Same spoon for all, please | Daily News

Same spoon for all, please

The Cabinet has approved a Rs.695 billion Supplementary Estimate to be utilized as an Assistance Package to Public Servants and vulnerable sections among the community to overcome the present day hardships, Cabinet Spokesman Media Minister Dr. Bandula Gunawardena said at the Cabinet press briefing on Tuesday.

According to him, Samurdhi Beneficiaries, plantation workers, pensioners and Government Servants will benefit. The proposal was submitted by Prime Minister Ranil Wickremesinghe who is also the Finance Minister.

No doubt this will be Godsend to the poorest of the poor who are today reeling under the soaring Cost of Living (CoL) and shortages of goods. Public Servants whose earning capacity has sharply diminished since the COVID days too would eagerly welcome this bonanza.

However, Public Servants comprise only around 1.5 million of the workforce. There are some eight million people who do not belong to the Public Service but hold jobs in the Private Sector and of course the self-employed. What about these segments? Not only have their incomes drastically diminished, most were thrown out of employment due to closure of businesses due to the economic collapse resulting from the pandemic. Their plight too should be addressed. At least the Public Servants continued to be paid during the COVID lockdowns and managed to survive. But there was no assistance for the rest. They too have mouths to feed and look after their families.

With the sharp rise in CoL, it is anybody’s guess how these souls are putting up with things. Their domestic lives certainly must be one hell of a misery. With no prospects of the collapsed businesses reopening given the current state of the economy, the situation is going to be dire.

The Government must find ways to provide assistance to these segments too. With warnings of a famine in the offing, these folk are going to be driven to desperation and are liable to resort to desperate measures to survive. Already there are reports of a rising trend in robberies. These are not necessarily resorted to by common thieves only. There may be others to whom criminal acts are alien, who are nevertheless driven to such a life purely to keep the home fires burning.

Former Finance Minister Basil Rajapaksa in his Budget Speech mentioned a plan to assist all collapsed businesses and individuals thrown out of employment. What has become of this proposal is not clear.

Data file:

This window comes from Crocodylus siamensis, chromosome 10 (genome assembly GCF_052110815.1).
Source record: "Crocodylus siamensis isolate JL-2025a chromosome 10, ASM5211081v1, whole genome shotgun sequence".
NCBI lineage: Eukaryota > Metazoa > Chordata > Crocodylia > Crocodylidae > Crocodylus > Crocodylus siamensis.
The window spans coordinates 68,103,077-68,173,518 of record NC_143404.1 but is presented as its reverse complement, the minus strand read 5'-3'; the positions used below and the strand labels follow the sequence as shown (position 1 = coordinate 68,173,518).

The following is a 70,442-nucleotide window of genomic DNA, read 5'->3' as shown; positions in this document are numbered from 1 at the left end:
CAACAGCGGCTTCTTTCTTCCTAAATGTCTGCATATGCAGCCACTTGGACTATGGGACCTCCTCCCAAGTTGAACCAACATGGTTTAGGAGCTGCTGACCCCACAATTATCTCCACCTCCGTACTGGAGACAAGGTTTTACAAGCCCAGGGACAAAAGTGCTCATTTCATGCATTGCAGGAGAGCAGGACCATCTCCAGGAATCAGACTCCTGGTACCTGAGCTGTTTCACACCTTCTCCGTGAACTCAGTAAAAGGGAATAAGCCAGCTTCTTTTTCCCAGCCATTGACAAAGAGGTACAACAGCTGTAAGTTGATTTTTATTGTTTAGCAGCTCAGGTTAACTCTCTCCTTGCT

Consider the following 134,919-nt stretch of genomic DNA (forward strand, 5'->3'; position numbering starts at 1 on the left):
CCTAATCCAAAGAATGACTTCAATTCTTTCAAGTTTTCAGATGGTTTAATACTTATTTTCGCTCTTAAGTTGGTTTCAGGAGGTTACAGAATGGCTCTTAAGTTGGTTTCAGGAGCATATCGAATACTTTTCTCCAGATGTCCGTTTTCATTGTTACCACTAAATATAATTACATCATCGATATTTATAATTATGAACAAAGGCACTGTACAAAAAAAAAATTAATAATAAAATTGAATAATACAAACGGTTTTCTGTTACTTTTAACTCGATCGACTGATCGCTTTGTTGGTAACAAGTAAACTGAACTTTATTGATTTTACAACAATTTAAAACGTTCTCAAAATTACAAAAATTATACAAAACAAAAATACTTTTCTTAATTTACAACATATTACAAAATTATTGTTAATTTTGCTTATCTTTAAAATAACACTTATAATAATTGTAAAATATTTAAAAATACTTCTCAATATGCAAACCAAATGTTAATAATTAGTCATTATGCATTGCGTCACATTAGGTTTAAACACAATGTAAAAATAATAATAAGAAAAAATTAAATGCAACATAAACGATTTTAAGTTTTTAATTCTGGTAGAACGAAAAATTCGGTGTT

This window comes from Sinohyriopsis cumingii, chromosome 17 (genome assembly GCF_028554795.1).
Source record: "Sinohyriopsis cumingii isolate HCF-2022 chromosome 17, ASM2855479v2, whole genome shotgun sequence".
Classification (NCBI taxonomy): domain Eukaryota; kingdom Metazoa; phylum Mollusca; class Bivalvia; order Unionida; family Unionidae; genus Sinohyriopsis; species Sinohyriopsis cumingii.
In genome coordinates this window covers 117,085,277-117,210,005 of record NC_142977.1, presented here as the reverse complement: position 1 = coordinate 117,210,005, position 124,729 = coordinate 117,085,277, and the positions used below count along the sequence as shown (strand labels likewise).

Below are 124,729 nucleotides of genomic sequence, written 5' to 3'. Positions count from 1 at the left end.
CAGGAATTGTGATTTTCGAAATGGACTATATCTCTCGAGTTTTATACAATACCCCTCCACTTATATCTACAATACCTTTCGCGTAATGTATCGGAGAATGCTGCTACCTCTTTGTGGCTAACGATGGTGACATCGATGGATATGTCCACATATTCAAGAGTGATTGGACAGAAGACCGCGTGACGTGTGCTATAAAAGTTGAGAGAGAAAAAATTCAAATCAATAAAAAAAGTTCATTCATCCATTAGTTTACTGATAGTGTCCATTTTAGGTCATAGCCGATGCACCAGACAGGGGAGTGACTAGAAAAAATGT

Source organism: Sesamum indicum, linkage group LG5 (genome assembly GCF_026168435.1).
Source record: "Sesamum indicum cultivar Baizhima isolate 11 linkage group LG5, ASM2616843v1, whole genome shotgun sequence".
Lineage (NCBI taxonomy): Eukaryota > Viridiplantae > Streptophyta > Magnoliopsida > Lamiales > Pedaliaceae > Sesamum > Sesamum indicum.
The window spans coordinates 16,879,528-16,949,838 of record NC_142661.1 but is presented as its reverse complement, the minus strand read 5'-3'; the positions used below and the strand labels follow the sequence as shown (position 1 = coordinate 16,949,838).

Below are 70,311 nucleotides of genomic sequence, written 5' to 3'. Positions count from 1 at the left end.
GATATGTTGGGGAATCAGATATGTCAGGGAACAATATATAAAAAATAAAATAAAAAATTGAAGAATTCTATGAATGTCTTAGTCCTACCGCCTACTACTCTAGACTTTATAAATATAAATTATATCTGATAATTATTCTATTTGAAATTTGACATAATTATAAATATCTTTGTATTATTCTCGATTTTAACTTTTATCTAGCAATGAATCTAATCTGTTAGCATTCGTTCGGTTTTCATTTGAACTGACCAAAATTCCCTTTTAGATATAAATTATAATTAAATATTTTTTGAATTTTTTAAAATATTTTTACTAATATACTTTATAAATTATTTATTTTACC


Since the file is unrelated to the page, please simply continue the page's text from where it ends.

The worst affected is the tourism sector where tens of thousands have lost their jobs. With the ongoing protests, queues for fuel and other essentials, the picture is bleak with Western countries advising citizens to steer clear of Sri Lanka, and, worse, that they could risk starvation should they decide to visit the country.

Countries planning to send sports teams here for tournaments too appear to be on the verge of changing their minds. Already plans are afoot to shift the Asia Cup Cricket tournament from Sri Lanka to the United Arab Emirates (UAE) in what could be termed as a telling indictment on this country.

Planes belonging to the National Carrier are forced to beg for aviation fuel from neighbouring India. SriLankan is being compelled to keep the planes grounded for long periods at South Indian Airports, according to reports. How will this state of affairs be viewed by the outside world, particularly our key tourism markets?

It certainly is not going to be a good advertisement for the country in respect of attracting the travel trade. Constant reminders by Ministers to the public to prepare themselves for an impending food crisis too are bound to drive away any prospective tourists. Tourism Minister Harin Fernando’s pleading to TV channels against airing news and programmes that would discourage tourists from coming here are of no avail when his Ministerial colleagues are letting the cat out of the bag.

In any case, relief programmes aimed at Public Servants should also include other segments that are having it rough. Most Public Servants hardly deserve what they are even receiving at present, many of them being political appointees with no skills or competence to hold their present jobs.

In fact, it is high time that the Public Sector bursting at the seams is trimmed of its fat and whittled down to size. Perhaps, the International Monetary Fund (IMF) possibly had sounded out the Government on this score, as one of the conditions for a bailout package is bound to be a pruned-down Public Sector. The abolition of fuel subsidies (though the subsidy on Kerosene is still intact) and the impending three-fold increase in electricity tariffs are certain indications that we will have to bite the bullet. With the World Bank (WB) too insisting on a feasible economic programme and measures to be taken to show debt servicing sustainability, compounded by the uncertain political climate, harder times are staring the public in the face which could give rise to upheaval. It will need only a tiny spark to set things ablaze and will this be the food shortage that is to be upon us very soon? The country certainly is sitting on a time bomb.


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